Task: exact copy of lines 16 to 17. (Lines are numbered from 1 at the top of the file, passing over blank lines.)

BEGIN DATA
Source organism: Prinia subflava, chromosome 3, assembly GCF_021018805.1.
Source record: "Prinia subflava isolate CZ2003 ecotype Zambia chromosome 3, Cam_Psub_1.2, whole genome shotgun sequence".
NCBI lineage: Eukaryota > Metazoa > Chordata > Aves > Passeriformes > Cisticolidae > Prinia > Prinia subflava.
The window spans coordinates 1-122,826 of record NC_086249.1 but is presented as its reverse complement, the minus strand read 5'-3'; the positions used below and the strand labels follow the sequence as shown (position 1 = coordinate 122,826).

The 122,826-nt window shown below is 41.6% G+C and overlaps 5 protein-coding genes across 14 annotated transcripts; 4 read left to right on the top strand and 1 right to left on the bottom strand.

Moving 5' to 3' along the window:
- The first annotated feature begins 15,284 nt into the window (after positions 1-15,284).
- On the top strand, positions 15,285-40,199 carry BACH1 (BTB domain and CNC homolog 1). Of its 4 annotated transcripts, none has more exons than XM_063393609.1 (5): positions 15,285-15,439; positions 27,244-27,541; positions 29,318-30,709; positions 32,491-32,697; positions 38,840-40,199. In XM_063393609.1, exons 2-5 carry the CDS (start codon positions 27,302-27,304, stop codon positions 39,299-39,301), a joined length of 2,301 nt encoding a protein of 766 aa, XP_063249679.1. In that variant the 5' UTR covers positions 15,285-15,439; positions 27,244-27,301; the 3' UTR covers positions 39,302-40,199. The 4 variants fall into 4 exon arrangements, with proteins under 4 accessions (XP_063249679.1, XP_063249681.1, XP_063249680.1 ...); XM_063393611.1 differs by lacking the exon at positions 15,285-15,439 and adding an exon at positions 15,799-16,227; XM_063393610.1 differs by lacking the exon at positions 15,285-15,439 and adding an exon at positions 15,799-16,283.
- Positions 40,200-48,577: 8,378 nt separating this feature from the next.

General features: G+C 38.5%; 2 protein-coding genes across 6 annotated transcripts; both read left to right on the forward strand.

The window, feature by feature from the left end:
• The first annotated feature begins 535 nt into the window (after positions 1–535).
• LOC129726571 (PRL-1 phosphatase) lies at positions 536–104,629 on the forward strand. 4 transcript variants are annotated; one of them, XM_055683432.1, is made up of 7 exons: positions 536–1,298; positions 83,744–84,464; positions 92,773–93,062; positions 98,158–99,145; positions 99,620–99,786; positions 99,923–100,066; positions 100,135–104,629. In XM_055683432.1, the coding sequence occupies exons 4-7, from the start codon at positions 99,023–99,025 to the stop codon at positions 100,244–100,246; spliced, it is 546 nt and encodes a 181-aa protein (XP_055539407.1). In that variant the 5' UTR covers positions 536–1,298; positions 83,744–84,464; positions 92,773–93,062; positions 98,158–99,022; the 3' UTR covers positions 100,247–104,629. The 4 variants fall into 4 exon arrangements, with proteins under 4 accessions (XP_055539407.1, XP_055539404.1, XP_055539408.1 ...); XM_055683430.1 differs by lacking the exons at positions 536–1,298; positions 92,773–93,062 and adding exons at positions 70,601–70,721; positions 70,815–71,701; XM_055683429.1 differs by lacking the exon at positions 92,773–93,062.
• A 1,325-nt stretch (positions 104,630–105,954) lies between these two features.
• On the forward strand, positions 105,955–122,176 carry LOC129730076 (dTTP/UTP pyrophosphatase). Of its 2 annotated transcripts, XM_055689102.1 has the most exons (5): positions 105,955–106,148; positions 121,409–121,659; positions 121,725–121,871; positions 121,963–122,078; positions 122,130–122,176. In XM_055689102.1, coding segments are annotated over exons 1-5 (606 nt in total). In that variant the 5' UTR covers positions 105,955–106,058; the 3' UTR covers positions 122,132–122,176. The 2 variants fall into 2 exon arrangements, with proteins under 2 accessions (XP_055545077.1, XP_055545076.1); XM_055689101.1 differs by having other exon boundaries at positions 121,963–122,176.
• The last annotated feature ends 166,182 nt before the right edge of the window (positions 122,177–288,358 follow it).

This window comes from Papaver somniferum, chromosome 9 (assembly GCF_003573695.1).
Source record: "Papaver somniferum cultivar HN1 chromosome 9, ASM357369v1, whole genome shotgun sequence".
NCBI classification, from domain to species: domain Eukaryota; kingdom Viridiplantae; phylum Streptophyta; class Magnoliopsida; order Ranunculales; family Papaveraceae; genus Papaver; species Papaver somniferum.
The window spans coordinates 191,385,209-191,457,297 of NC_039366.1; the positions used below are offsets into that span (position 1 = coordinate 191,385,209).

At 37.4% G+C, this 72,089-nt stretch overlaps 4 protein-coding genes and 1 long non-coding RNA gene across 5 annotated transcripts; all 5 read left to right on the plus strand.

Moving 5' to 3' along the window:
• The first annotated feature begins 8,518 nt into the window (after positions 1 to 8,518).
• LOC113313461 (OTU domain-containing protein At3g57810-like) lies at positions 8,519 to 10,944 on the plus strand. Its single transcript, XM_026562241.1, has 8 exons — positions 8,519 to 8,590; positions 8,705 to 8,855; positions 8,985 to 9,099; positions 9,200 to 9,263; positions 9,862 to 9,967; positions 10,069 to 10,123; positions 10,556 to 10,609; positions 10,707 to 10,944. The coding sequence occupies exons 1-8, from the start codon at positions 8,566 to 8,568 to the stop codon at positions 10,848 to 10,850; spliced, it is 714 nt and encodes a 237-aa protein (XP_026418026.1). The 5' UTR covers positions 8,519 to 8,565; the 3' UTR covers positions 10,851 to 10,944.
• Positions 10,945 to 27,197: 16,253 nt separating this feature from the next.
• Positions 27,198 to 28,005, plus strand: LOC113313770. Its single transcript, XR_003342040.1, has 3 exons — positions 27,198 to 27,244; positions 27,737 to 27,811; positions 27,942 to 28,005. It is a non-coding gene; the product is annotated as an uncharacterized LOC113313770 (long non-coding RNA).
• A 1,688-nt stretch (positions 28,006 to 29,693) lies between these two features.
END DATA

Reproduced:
• The last annotated feature ends 166,182 nt before the right edge of the window (positions 122,177–288,358 follow it).

This window comes from Papaver somniferum, chromosome 9 (assembly GCF_003573695.1).